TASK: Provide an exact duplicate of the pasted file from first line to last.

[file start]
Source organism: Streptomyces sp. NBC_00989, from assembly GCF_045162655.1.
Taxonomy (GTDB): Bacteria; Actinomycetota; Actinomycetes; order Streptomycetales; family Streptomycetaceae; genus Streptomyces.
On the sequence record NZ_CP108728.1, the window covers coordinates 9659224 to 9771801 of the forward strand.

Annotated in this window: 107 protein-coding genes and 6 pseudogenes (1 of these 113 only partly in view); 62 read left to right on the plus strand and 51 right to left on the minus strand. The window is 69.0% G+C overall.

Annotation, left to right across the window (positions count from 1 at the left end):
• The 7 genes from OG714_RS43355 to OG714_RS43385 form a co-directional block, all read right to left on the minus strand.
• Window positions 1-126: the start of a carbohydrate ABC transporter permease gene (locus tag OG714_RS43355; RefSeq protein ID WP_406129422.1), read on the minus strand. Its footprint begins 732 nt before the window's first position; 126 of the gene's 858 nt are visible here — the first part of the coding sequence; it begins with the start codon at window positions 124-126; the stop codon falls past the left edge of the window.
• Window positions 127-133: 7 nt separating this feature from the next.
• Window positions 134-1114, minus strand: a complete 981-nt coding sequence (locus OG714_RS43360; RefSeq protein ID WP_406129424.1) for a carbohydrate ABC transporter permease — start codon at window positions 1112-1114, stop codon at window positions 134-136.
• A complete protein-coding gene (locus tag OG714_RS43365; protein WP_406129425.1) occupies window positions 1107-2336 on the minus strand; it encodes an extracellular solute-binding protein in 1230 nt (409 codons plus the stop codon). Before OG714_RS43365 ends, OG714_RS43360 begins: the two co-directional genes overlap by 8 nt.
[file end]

Source organism: Streptomyces sp. NBC_00989, from assembly GCF_045162655.1.
Taxonomy (GTDB): Bacteria; Actinomycetota; Actinomycetes; order Streptomycetales; family Streptomycetaceae; genus Streptomyces.
On the sequence record NZ_CP108728.1, the window covers coordinates 9659224 to 9771801 of the forward strand.

Annotated in this window: 107 protein-coding genes and 6 pseudogenes (1 of these 113 only partly in view); 62 read left to right on the plus strand and 51 right to left on the minus strand. The window is 69.0% G+C overall.

Annotation, left to right across the window (positions count from 1 at the left end):
• The 7 genes from OG714_RS43355 to OG714_RS43385 form a co-directional block, all read right to left on the minus strand.
• Window positions 1-126: the start of a carbohydrate ABC transporter permease gene (locus tag OG714_RS43355; RefSeq protein ID WP_406129422.1), read on the minus strand. Its footprint begins 732 nt before the window's first position; 126 of the gene's 858 nt are visible here — the first part of the coding sequence; it begins with the start codon at window positions 124-126; the stop codon falls past the left edge of the window.
• Window positions 127-133: 7 nt separating this feature from the next.
• Window positions 134-1114, minus strand: a complete 981-nt coding sequence (locus OG714_RS43360; RefSeq protein ID WP_406129424.1) for a carbohydrate ABC transporter permease — start codon at window positions 1112-1114, stop codon at window positions 134-136.
• A complete protein-coding gene (locus tag OG714_RS43365; protein WP_406129425.1) occupies window positions 1107-2336 on the minus strand; it encodes an extracellular solute-binding protein in 1230 nt (409 codons plus the stop codon). Before OG714_RS43365 ends, OG714_RS43360 begins: the two co-directional genes overlap by 8 nt.